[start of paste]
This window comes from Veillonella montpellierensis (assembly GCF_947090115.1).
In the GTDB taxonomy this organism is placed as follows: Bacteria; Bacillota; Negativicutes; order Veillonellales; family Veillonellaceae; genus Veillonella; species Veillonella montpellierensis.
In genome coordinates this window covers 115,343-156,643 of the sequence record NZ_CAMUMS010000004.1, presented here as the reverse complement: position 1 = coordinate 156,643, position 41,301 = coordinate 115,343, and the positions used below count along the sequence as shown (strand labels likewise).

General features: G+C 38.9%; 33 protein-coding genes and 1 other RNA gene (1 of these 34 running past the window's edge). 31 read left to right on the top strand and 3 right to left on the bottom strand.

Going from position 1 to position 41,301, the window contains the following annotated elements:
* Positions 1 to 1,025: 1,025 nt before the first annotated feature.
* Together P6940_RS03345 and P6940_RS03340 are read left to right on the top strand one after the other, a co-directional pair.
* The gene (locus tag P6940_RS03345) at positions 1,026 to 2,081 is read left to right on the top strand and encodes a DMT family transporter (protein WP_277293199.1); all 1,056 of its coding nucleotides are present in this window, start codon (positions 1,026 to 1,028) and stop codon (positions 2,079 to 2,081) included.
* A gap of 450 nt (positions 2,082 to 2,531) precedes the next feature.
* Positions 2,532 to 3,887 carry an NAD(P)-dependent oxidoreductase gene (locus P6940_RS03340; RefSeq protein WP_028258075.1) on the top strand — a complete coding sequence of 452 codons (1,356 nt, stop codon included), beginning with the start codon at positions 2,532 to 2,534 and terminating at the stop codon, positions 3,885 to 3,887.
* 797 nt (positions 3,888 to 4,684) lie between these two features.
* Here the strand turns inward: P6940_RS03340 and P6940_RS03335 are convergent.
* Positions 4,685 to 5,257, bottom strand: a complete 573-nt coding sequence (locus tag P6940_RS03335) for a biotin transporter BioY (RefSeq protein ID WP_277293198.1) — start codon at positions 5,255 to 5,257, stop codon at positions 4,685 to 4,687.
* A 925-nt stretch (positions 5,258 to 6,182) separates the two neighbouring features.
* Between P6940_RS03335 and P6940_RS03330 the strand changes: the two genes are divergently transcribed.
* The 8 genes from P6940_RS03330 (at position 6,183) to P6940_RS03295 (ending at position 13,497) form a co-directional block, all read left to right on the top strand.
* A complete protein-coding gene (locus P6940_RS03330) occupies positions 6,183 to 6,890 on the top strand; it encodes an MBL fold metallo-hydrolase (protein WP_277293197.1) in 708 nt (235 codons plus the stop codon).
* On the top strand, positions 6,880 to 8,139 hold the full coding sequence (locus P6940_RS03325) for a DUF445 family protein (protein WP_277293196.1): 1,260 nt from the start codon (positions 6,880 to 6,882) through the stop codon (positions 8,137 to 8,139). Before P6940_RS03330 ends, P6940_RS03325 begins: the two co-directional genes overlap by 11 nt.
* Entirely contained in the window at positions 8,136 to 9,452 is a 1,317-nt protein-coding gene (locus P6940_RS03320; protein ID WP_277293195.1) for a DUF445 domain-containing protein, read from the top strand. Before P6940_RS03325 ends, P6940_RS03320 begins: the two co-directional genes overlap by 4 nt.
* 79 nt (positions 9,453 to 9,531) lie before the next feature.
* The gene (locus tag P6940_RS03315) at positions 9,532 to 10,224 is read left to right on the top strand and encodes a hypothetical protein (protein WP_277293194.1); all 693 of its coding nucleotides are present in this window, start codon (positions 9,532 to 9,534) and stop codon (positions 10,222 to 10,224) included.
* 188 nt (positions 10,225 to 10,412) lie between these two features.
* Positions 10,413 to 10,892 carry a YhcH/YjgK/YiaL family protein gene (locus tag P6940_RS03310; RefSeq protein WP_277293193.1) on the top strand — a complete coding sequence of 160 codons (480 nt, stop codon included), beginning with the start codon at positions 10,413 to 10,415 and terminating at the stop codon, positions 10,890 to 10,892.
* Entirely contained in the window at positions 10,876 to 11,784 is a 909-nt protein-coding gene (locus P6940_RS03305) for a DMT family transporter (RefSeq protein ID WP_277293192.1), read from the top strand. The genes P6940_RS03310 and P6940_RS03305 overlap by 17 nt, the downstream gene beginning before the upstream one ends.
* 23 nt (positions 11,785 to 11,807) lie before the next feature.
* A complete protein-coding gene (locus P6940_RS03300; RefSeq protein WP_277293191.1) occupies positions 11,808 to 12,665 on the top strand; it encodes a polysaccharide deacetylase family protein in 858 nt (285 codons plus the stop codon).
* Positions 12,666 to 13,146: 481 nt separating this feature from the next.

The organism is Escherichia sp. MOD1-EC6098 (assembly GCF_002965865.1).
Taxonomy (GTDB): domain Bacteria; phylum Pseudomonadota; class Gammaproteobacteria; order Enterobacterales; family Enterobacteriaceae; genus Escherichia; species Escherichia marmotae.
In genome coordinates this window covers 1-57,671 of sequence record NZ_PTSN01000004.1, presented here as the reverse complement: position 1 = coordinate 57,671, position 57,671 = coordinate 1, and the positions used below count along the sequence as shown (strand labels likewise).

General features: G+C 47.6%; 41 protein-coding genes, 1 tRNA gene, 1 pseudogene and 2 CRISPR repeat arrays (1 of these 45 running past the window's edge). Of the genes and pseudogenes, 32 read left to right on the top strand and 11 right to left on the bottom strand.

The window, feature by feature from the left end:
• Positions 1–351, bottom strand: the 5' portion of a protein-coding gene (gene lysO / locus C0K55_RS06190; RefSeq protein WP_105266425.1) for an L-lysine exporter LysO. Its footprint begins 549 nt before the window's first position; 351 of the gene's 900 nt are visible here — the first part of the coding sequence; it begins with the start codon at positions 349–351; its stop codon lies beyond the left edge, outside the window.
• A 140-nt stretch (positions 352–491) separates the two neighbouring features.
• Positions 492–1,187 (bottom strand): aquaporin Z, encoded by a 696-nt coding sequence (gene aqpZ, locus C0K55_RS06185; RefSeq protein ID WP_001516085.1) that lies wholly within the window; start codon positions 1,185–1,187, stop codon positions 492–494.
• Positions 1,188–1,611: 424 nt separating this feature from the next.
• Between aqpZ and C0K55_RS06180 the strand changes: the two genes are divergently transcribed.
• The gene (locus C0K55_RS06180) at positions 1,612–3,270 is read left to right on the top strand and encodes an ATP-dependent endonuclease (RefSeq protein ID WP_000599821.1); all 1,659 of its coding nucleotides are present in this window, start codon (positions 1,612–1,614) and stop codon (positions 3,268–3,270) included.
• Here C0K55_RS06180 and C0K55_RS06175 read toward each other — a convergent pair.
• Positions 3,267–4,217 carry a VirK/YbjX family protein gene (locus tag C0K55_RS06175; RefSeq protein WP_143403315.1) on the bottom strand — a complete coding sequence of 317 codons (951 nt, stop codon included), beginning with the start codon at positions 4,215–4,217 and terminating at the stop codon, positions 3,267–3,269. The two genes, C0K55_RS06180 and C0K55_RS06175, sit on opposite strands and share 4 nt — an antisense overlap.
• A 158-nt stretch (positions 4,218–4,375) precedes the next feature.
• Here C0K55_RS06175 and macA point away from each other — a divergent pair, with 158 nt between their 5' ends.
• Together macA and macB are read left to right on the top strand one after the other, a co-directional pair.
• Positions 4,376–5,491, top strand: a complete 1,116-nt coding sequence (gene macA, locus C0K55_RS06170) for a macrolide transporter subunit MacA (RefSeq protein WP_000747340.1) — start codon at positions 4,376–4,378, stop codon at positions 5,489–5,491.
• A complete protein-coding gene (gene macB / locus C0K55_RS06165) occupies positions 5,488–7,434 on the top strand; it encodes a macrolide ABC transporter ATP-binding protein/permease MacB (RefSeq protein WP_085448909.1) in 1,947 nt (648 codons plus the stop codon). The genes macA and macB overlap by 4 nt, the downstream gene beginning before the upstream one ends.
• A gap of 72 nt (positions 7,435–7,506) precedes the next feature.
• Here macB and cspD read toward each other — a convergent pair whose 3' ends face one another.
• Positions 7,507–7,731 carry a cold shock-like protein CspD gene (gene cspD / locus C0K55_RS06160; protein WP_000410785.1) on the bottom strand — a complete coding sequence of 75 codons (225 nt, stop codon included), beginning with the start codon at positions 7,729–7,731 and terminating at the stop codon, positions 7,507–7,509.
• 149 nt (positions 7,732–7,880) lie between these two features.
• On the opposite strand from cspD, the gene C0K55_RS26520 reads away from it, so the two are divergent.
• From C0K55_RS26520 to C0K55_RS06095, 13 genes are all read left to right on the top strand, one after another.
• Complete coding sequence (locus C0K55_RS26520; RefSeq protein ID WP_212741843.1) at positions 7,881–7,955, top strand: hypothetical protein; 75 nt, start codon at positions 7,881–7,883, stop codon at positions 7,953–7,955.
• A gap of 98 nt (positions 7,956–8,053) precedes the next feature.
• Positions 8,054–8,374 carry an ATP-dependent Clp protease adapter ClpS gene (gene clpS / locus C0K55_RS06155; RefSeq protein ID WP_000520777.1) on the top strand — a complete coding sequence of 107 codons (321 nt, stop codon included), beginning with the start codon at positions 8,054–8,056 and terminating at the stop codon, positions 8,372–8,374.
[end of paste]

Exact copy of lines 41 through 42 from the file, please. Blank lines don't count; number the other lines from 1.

• A 158-nt stretch (positions 4,218–4,375) precedes the next feature.
• Here C0K55_RS06175 and macA point away from each other — a divergent pair, with 158 nt between their 5' ends.